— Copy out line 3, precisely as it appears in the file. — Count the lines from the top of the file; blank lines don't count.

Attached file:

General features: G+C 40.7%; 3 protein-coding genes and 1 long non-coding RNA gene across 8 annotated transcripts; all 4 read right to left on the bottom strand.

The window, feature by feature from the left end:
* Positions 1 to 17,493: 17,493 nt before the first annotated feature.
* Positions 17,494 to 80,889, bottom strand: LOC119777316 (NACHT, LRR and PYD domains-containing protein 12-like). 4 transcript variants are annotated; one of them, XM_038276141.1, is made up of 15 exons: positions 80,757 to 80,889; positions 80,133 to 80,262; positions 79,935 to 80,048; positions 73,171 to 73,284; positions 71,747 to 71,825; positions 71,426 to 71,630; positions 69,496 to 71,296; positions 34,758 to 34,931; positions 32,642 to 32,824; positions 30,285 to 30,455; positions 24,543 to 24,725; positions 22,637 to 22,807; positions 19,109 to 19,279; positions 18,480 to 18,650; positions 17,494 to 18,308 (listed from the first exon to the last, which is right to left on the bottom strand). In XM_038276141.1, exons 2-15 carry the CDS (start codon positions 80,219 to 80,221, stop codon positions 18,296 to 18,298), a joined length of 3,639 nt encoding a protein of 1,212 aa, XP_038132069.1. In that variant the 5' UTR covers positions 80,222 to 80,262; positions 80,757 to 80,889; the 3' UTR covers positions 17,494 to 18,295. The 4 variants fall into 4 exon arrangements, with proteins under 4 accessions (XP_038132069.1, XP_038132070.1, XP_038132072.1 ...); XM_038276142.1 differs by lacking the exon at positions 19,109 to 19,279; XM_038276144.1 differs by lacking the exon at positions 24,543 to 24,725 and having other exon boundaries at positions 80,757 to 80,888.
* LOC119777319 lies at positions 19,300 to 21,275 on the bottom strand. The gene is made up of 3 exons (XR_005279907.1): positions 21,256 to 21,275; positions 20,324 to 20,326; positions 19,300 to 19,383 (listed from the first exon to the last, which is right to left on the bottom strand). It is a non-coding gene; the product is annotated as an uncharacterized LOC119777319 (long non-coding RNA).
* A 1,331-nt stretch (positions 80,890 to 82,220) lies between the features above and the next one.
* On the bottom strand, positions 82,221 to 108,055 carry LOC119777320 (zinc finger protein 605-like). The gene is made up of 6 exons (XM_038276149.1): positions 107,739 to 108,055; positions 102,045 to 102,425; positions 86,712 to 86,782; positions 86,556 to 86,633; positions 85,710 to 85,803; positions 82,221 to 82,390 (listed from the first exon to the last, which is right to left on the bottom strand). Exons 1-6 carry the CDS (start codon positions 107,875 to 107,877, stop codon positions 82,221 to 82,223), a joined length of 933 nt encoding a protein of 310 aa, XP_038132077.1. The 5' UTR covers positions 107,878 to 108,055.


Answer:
* Positions 1 to 17,493: 17,493 nt before the first annotated feature.